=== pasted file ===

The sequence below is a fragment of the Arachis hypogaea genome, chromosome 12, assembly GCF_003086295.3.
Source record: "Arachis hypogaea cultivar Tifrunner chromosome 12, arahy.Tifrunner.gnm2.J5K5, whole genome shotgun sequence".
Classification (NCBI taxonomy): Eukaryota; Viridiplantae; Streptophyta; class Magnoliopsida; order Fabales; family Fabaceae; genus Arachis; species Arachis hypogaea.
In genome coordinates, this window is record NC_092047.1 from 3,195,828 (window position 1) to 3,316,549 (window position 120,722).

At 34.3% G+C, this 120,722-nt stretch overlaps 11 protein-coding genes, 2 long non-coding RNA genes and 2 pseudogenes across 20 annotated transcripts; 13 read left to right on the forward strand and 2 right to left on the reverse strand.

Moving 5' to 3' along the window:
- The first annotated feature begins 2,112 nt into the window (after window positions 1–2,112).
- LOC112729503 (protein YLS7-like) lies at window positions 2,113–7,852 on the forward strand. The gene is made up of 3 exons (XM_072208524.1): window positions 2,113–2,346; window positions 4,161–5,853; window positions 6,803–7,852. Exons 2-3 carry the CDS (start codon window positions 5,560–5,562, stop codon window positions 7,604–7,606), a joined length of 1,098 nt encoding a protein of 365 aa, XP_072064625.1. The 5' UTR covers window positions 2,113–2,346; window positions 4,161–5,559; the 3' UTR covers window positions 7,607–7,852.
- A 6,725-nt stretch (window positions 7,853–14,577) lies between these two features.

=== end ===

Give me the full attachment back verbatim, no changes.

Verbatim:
The sequence below is a fragment of the Arachis hypogaea genome, chromosome 12, assembly GCF_003086295.3.
Source record: "Arachis hypogaea cultivar Tifrunner chromosome 12, arahy.Tifrunner.gnm2.J5K5, whole genome shotgun sequence".
Classification (NCBI taxonomy): Eukaryota; Viridiplantae; Streptophyta; class Magnoliopsida; order Fabales; family Fabaceae; genus Arachis; species Arachis hypogaea.
In genome coordinates, this window is record NC_092047.1 from 3,195,828 (window position 1) to 3,316,549 (window position 120,722).

At 34.3% G+C, this 120,722-nt stretch overlaps 11 protein-coding genes, 2 long non-coding RNA genes and 2 pseudogenes across 20 annotated transcripts; 13 read left to right on the forward strand and 2 right to left on the reverse strand.

Moving 5' to 3' along the window:
- The first annotated feature begins 2,112 nt into the window (after window positions 1–2,112).
- LOC112729503 (protein YLS7-like) lies at window positions 2,113–7,852 on the forward strand. The gene is made up of 3 exons (XM_072208524.1): window positions 2,113–2,346; window positions 4,161–5,853; window positions 6,803–7,852. Exons 2-3 carry the CDS (start codon window positions 5,560–5,562, stop codon window positions 7,604–7,606), a joined length of 1,098 nt encoding a protein of 365 aa, XP_072064625.1. The 5' UTR covers window positions 2,113–2,346; window positions 4,161–5,559; the 3' UTR covers window positions 7,607–7,852.
- A 6,725-nt stretch (window positions 7,853–14,577) lies between these two features.